Keeping the bells ringing: Salvation Army scrambles to find volunteers


The familiar sound of ringing bells greeting holiday shoppers is being heard again this season, despite the COVID-19 pandemic thinning the ranks of volunteers with the Salvation Army’s Red Kettle Campaign. 

The annual campaign, which began in 1891 in San Francisco, accepts monetary donations for families and others in need. Last year the Red Kettle Campaign raised more than $800,000 in New Hampshire alone. The money not only helps during the holidays but throughout the year by providing food, clothing, shelter, heating assistance, counseling, services for the aging and other assistance.

Officials with The Salvation Army are anticipating totals nowhere near last year’s mark. At the Salvation Army office in Concord, Major Richard Sharkey said they have four or five kettles this year instead of the usual nine. Sharkey said typically they have seven locations, (two at some locations) and with nine kettles received about $100,000 last year. But this year Sharkey said he trimmed the anticipated revenue to about $75,000, though it could be less, because he expected some difficulty finding volunteers. While the Concord location hires seasonal staff, they also rely on volunteer groups and charitable organizations during the Red Kettle Campaign.

 “The reason we have fewer kettles is some groups decided not to do it this year because of COVID,” Sharkey said, adding that many of their volunteers are older and more vulnerable to contracting the coronavirus. “We could end up with about $50,000.”

Sharkey also said some smaller towns around his area could not find volunteer groups to participate in the Red Kettle Campaign and therefore won’t have kettles out.

The donations received by the Salvation Army during the holidays are desperately needed by so many more people in 2020 who have been affected by the COVID-19 pandemic with job losses, financial setbacks and health-related issues.  But COVID is also the reason the number of volunteers willing and able to stand by a red kettle and ring a bell for a few hours in cold weather is down at locations in New Hampshire. From Keene to Berlin and the Seacoast, Salvation Army locations say they have had to scramble at times to fill two-hour slots.

New Hampshire Salvation Army Major Richard Starkey, left, kicks off this year’s red kettle drive with Gov. Chris Sununu outside the State House in Concord on Dec. 4. (Photo courtesy of Patricia James, Salvation Army Northern New England Division)

“We are in a mixed situation,” said David LaBossiere of the Salvation Army in Keene. “A lot of people recognize the great need this year but it has been hard to find enough volunteers. Some days we don’t have enough (for the six locations).”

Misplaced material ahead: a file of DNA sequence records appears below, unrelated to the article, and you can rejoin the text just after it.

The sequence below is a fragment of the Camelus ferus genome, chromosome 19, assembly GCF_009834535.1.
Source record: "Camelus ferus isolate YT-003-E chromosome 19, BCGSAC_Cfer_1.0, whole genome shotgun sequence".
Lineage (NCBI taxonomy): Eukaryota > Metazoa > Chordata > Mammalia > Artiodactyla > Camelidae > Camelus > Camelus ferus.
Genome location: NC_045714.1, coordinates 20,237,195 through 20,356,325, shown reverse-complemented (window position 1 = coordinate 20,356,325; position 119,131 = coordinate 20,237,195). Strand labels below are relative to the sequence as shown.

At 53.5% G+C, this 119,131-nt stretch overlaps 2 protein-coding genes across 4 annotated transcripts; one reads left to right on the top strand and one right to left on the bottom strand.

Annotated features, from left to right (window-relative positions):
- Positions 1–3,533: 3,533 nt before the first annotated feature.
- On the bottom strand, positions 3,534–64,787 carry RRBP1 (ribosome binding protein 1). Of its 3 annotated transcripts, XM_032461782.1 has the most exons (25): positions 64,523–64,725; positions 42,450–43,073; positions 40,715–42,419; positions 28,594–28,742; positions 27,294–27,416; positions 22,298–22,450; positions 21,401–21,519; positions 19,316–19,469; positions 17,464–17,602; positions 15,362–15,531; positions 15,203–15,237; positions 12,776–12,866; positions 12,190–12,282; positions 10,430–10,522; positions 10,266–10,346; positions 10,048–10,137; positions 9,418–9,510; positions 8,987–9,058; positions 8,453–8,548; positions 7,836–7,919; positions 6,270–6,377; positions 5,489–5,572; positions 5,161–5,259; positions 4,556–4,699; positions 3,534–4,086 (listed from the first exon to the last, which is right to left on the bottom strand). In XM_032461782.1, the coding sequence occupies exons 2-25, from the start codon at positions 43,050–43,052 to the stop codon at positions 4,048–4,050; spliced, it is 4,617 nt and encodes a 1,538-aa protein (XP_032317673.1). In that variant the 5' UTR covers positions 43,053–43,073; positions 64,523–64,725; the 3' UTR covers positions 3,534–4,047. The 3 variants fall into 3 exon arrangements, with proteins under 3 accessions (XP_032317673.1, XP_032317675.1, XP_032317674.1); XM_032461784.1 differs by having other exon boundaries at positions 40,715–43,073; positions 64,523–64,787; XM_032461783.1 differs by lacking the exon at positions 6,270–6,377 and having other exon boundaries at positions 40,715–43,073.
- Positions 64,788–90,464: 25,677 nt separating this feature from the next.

As a result, LaBossiere said they don’t have locations open every day and try to rotate people around to be at the grocery stores early and the department stores later in the day.

DonnaMarie Reed is with the Salvation Army in Portsmouth, serving the Greater Seacoast area. Reed said staffing has been difficult as they usually have more volunteers.

“I am thinking there are less volunteers because people don’t feel comfortable with COVID,” Reed said.

Also putting a dent in donations is less foot traffic as more shoppers are buying online this year, she added.

But Reed, Sharkey and others also said that while they have fewer kettles out and that will likely translate into smaller donations totals, a generous spirit of giving has prevailed.

“The community has not been afraid to approach the kettles and they have been very generous,” Reed said.

In Claremont, where bell ringers collect for the local Kiwanis Club, Scott and Sue Bouranis said they were seeing a steady stream of donors during a recent Saturday morning outside Walmart.

The Salvation Army’s kettle stands also have Apple Pay and Google Pay options so people can give electronically if they feel that is safer. The Concord location has a “virtual Red Kettle” on its web site as a way to donate.

To ensure the safety of bell ringers and the public, protocols have been instituted for the Red Kettle Campaign, including face masks for bell ringers, social distancing, regular cleaning of the kettles and other CDC guidelines. 

Patricia James, public relations director of the Salvation Army of Northern New England said there is an urgent need this holiday but acknowledged that COVID has presented challenges.

“It is a challenging time and very difficult to raise funds,” James said from her office in Portland, Maine.

But James said she is confident that in tough times, people will rally in support of the Red Kettle campaigns.

“We might be behind (in donations) but people will support us because a lot are out of work and there are stores and businesses closing,” James said.

Donations are accepted at any of the more than 25,000 traditional red kettles found on street corners and in front of stores, online at Give.SalvationArmyUSA.org, or on your phone by texting KETTLE to 91999.


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